Egypt’s new president, Mohamed Morsi of the Muslim Brotherhood, made a pragmatic statement with his choice of a first foreign trip, visiting Saudi Arabia and its oil-rich monarchy, observes former CIA analyst Paul R. Pillar.
By Paul R. Pillar
As outside observers try to make predictions about what Egypt’s Islamists will do with their popularity and electoral successes, an additional data point arose this week with Mohamed Morsi’s first foreign trip as president, to Saudi Arabia.
In a way, it was remarkable that he traveled anywhere outside his country this soon after taking office, given that he is in the middle of a constitutional crisis in which he is at loggerheads with the judiciary and the military over whether parliament can meet, not to mention the huge uncertainties over his own office’s powers.
The selection of a destination for a head of government’s first overseas trip traditionally is taken as a symbolic statement, of course, and on the surface it is unsurprising that the most populous Arab state and the most economically influential one would give priority to their relationship with each other.
But there also is a long history of animosity between the two countries — leading the republican and monarchical poles of the Arab world — going back to Nasser’s time and the waging by Egypt and Saudi Arabia of a proxy war in Yemen in the 1960s. The political upheaval in Egypt of the past year and a half has not helped the relationship.
The Saudis were annoyed at the United States for supposedly throwing Hosni Mubarak under a bus, and anything even faintly revolutionary in their part of the world makes the rulers of a medieval family-based political structure nervous.
The overlap of Islam and politics that characterizes both the Saudi regime and Morsi’s Muslim Brotherhood represents more of a disjunction than a common thread between them. The Brotherhood — given the path it has taken and the electoral success it has enjoyed — is a living statement that a Saudi-style structure is not necessary and that a democratic system is compatible with respect for Islamic principles.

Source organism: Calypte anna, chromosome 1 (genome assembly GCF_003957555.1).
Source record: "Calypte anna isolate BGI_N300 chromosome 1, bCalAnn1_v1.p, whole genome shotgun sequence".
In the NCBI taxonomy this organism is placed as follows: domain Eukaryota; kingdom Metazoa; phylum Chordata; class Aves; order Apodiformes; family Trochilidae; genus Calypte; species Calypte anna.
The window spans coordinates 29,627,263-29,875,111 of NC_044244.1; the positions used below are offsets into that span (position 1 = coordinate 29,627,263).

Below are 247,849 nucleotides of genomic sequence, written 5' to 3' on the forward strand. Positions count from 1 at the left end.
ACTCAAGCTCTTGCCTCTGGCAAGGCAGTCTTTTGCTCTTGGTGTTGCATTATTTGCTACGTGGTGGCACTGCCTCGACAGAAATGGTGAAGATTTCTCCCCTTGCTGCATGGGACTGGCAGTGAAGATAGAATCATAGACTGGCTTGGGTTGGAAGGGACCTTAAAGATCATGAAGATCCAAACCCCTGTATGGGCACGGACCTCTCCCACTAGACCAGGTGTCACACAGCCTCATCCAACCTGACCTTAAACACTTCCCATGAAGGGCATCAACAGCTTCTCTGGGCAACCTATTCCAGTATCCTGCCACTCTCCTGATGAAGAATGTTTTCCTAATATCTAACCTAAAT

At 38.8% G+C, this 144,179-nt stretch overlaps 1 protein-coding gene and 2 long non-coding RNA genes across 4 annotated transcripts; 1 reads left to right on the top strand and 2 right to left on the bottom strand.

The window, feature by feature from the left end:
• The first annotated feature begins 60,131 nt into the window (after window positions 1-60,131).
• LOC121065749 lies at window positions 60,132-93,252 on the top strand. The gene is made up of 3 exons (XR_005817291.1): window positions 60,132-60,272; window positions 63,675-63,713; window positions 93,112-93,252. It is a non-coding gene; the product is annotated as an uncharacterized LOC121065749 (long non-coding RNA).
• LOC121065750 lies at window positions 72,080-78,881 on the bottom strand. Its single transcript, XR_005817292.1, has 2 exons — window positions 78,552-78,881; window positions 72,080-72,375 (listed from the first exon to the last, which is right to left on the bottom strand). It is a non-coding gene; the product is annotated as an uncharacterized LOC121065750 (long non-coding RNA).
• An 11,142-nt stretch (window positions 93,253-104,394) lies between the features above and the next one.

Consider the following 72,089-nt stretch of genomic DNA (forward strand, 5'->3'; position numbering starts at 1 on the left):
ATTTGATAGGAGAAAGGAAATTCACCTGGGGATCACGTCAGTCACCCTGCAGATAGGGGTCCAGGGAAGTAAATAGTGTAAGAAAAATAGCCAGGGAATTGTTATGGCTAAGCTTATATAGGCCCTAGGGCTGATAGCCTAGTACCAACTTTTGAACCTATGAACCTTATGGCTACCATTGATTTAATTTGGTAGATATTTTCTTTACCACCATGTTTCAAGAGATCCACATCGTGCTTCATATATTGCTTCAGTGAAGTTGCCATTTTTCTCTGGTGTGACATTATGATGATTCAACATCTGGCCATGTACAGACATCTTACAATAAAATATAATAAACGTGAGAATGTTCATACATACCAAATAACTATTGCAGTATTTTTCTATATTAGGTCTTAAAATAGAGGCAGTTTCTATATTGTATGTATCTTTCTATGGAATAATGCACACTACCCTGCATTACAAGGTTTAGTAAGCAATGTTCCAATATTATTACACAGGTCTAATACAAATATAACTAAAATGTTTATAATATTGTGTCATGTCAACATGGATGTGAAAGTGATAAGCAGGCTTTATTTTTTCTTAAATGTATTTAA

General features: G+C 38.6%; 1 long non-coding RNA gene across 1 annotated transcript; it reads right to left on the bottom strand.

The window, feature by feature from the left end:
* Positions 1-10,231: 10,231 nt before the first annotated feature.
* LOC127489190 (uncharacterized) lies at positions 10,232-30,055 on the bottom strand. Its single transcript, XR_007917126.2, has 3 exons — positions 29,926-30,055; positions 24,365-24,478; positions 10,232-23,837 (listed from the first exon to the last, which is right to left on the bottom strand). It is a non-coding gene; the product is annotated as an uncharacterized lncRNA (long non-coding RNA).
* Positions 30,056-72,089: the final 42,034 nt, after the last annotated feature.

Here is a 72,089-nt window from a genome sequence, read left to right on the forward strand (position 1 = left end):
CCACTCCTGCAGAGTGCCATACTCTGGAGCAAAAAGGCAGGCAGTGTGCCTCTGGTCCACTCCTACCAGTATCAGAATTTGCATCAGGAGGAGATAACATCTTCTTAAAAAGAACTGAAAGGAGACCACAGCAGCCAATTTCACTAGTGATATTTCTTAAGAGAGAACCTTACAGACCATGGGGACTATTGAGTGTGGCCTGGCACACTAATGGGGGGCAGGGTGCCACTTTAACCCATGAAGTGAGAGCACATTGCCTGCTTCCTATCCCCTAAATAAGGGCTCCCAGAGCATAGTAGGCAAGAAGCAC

Morsi evidently said enough to put his hosts at ease and to keep his brief visit cordial. The trip suggested that what is more important to him than anything religious (although he did perform the Umrah, or minor pilgrimage) or ideological are pragmatic considerations, especially economic ones.
Saudi investment and remittances from Egyptian workers in Saudi Arabia are important ingredients in trying to come anywhere close to meeting Egyptians’ inflated economic expectations.
There also is a wider foreign-policy dimension to the trip. Despite much talk lately about how an Egypt under Morsi rather than Mubarak will move toward better relations with Iran, the trip demonstrated that Iran is not Morsi’s first choice of partners among competitors in the Persian Gulf.
A further pragmatic consideration was no doubt involved here, too, with an awareness of how dyspeptic Washington would get over anyone improving relations with Tehran.
All in all, it is hard to see how anything about the trip would have been different if it had been made by an Egyptian leader not labeled an Islamist and not having “Muslim” in his party’s name.
Paul R. Pillar, in his 28 years at the Central Intelligence Agency, rose to be one of the agency’s top analysts. He is now a visiting professor at Georgetown University for security studies. (This article first appeared as a blog post at The National Interest’s Web site. Reprinted with author’s permission.)